Examples:

  • SUBSTRING("Batman"; 0; 3) → "Bat"
  • SUBSTRING("Batman"; 3) → "man"

TRIM

TRIM(Value)

Removes leading and trailing whitespace from the text.

Example:

  • TRIM(" Batman ") → "Batman"

UPPER

UPPER(Value)

Converts the string to uppercase. The locale of the current user is applied.

Example:

  • UPPER("ham") → "HAM"

Date and Time Functions

Date/time functions operate with numeric representation of time. A moment in time is represented as a number of milliseconds since midnight, January 1st 1970, GMT. Negative values are allowed.

To display a result of a date/time calculation in a readable way, you need to either configure Formula Column to use a date/time format, or use one of the conversion functions to turn the value into a human-readable text.

Many of the date / time functions depend on the current user's time zone.

DATE

DATE(Text; LocaleOpt; TimeZoneOpt)

Converts text representation of a date to number. The resulting timestamp will correspond to midnight of the specified date at the specified timezone.

  • Text – the text value to convert.
  • LocaleOpt – optional locale identifier, such as "fr_FR". If not specified, user's locale is used.
  • TimeZoneOpt – optional time zone identifier, such as "America/New_York". 

The conversion uses tries the standard formats for representing dates:

  • Format "yyyy-MM-dd", like "2017-04-15".
  • Standard formats for the specified locale.
  • JIRA formats, as specified in the JIRA's system settings.

If conversion is unsuccessful, returns an error.

Examples:

  • DATE("2016-01-01")

  • DATE("31/Dec/16")

  • DATE("12/31/2016", "en_US", "America/New_York")

DATE_ADD

DATE_ADD(DateTime, Number, Unit)

Adds the specified number of seconds, minutes, hours, days, months or years to the date or date/time value. 

  • DateTime – date or date/time value.
  • Number – the number of units of time to add.
  • Unit – a text value specifying the unit of time: "seconds", "minutes""hours""days""months""years"

Examples:

  • DATE_ADD(DATE("2016-01-31"), 1, "day") → DATE("2016-02-01")
  • DATE_ADD(DATE("2016-01-31"), 1, "month") → DATE("2016-02-29")
  • DATE_ADD(DATE("2016-02-29"), 1, "year") → DATE("2017-02-28")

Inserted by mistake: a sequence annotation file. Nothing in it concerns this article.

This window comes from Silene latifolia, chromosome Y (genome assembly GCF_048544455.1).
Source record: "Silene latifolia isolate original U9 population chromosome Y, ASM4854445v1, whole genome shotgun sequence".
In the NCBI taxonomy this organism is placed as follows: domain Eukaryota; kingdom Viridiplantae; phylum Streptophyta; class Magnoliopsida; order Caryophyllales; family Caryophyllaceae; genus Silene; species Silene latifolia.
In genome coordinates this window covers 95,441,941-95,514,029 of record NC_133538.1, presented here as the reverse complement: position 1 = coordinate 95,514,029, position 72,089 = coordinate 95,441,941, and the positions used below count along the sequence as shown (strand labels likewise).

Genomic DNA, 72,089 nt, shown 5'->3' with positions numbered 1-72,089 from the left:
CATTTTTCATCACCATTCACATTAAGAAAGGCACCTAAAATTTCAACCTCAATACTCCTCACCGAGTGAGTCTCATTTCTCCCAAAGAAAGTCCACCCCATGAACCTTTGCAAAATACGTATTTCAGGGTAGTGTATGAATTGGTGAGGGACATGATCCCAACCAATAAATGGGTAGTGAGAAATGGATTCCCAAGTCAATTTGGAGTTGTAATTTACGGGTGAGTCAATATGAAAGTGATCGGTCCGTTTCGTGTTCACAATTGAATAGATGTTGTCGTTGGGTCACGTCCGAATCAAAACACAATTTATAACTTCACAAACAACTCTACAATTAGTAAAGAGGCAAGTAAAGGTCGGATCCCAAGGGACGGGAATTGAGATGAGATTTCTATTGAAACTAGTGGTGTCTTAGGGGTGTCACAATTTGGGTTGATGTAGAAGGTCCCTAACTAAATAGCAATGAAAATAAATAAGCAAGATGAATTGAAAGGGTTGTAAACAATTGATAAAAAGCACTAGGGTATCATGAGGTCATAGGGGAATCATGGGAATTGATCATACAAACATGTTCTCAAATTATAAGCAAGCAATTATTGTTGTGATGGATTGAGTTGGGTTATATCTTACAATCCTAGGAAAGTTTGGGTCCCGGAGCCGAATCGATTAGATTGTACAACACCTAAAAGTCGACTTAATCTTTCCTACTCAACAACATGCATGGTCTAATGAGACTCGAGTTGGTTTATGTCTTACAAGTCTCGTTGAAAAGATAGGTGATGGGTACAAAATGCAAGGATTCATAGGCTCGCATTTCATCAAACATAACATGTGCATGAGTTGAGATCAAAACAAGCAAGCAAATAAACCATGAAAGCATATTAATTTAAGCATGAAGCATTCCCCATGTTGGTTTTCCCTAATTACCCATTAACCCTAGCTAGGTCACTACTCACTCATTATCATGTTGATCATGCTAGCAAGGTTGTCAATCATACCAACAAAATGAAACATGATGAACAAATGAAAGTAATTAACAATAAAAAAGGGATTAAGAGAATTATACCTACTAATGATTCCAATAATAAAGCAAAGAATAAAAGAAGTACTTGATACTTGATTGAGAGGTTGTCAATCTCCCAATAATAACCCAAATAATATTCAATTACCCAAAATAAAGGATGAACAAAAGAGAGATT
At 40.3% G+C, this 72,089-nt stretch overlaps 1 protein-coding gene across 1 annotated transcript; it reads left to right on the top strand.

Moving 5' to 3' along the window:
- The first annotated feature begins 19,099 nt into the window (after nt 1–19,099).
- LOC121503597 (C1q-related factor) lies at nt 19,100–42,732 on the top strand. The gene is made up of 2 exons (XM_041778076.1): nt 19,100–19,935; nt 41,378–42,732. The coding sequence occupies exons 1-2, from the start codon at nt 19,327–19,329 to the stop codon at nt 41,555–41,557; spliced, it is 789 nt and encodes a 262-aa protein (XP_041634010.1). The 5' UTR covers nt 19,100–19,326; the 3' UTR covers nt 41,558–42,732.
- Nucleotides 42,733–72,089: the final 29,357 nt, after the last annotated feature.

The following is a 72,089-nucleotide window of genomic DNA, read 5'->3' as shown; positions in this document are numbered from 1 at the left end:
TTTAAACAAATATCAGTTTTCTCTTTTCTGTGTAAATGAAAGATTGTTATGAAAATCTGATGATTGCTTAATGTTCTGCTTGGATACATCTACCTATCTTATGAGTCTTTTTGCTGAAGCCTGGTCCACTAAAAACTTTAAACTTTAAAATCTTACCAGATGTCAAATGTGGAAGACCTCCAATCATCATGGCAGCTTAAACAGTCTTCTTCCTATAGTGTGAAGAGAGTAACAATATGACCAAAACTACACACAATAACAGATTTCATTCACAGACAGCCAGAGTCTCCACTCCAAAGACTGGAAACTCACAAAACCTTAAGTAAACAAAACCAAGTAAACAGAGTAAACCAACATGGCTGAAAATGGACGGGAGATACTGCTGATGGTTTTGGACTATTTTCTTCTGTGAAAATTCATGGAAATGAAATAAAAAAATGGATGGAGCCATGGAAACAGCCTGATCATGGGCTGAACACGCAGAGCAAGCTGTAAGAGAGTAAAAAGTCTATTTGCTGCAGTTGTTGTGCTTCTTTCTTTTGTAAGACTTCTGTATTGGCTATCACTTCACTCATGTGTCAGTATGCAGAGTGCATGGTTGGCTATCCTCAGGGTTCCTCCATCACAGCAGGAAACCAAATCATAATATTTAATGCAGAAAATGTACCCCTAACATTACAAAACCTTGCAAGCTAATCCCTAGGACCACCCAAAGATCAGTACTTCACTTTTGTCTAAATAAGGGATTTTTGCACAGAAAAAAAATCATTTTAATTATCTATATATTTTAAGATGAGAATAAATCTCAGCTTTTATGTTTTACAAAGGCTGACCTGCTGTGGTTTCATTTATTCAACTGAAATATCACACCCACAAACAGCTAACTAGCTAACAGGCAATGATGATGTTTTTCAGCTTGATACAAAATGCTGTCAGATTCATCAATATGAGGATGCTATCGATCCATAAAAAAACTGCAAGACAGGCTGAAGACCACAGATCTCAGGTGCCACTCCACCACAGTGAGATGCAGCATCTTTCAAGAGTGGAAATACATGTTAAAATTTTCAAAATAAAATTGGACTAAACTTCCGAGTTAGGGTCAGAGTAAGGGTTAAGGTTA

• DATE_ADD(DATETIME("2016-01-31 10:30:00"), 3, "hours") → DATETIME("2016-01-31 13:30:00")
  • DATE_ADD(DATETIME("2016-01-31 23:59:59"), 2, "minutes") → DATETIME("2016-02-01 00:01:59")

DATE_SET

DATE_SET(DateTime, Number, Unit)

Sets the specified part of the date or date/time to the specific value. Note that unlike DATE_ADD and DATE_SUBTRACT, you can specify additional units like "day_of_week".

  • DateTime – date or date/time value.
  • Number – the number to be set as the unit value in this date/time.
  • Unit – a text value specifying the unit of time: "second""minute""hour""day""month""year", "day_of_week".

Examples:

  • DATE_SET(DATE("2016-01-31"), 2017, "year") → DATE("2017-01-31")
  • DATE_SET(DATE("2016-01-31"), 2, "month") → DATE("2016-02-29")
  • DATE_SET(DATETIME("2016-02-29 15:30"), 10, "day") → DATETIME("2016-02-10 15:30")
  • DATE_SET(DATE("2017-04-01"), 7, "day_of_week") → DATE("2017-04-02")
  • DATE_SET(DATETIME("2016-01-31 10:30:00"), 0, "hour") → DATETIME("2016-01-31 00:30:00")

DATE_SUBTRACT

DATE_SUBTRACT(DateTime, Number, Unit)

Subtracts the specified number of seconds, minutes, hours, days, months or years from the date or date/time value. 

  • DateTime – date or date/time value.
  • Number – the number of units of time to subtract.
  • Unit – a text value specifying the unit of time: "seconds""minutes""hours""days""months""years"

Examples:

  • DATE_SUBTRACT(DATE("2016-02-01"), 1, "day") → DATE("2016-01-31")
  • DATE_SUBTRACT(DATE("2016-02-29"), 1, "month") → DATE("2016-01-29")
  • DATE_SUBTRACT(DATE("2017-02-28"), 1, "year") → DATE("2016-02-28")
  • DATE_SUBTRACT(DATETIME("2016-01-31 10:30:00"), 3, "hours") → DATETIME("2016-01-31 07:30:00")